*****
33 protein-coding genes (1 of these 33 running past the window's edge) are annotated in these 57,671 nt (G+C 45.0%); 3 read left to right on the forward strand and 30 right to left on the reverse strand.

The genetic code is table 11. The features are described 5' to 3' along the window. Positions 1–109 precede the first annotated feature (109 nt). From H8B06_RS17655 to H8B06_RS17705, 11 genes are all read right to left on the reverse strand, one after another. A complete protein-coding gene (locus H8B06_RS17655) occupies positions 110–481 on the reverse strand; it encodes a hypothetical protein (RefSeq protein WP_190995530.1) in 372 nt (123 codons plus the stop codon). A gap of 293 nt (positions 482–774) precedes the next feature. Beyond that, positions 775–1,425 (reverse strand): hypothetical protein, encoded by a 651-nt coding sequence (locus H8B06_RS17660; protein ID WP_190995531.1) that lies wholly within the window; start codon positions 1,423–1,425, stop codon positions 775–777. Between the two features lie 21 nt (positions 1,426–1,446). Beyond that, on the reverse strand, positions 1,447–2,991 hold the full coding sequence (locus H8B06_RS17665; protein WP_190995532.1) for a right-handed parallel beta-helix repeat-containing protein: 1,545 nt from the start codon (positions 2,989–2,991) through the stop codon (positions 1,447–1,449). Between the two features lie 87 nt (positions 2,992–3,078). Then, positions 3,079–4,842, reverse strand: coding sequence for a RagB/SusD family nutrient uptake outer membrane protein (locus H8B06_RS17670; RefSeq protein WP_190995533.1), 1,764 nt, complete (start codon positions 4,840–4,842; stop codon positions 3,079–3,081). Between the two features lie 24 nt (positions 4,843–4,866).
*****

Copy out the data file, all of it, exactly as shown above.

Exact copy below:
33 protein-coding genes (1 of these 33 running past the window's edge) are annotated in these 57,671 nt (G+C 45.0%); 3 read left to right on the forward strand and 30 right to left on the reverse strand.

The genetic code is table 11. The features are described 5' to 3' along the window. Positions 1–109 precede the first annotated feature (109 nt). From H8B06_RS17655 to H8B06_RS17705, 11 genes are all read right to left on the reverse strand, one after another. A complete protein-coding gene (locus H8B06_RS17655) occupies positions 110–481 on the reverse strand; it encodes a hypothetical protein (RefSeq protein WP_190995530.1) in 372 nt (123 codons plus the stop codon). A gap of 293 nt (positions 482–774) precedes the next feature. Beyond that, positions 775–1,425 (reverse strand): hypothetical protein, encoded by a 651-nt coding sequence (locus H8B06_RS17660; protein ID WP_190995531.1) that lies wholly within the window; start codon positions 1,423–1,425, stop codon positions 775–777. Between the two features lie 21 nt (positions 1,426–1,446). Beyond that, on the reverse strand, positions 1,447–2,991 hold the full coding sequence (locus H8B06_RS17665; protein WP_190995532.1) for a right-handed parallel beta-helix repeat-containing protein: 1,545 nt from the start codon (positions 2,989–2,991) through the stop codon (positions 1,447–1,449). Between the two features lie 87 nt (positions 2,992–3,078). Then, positions 3,079–4,842, reverse strand: coding sequence for a RagB/SusD family nutrient uptake outer membrane protein (locus H8B06_RS17670; RefSeq protein WP_190995533.1), 1,764 nt, complete (start codon positions 4,840–4,842; stop codon positions 3,079–3,081). Between the two features lie 24 nt (positions 4,843–4,866).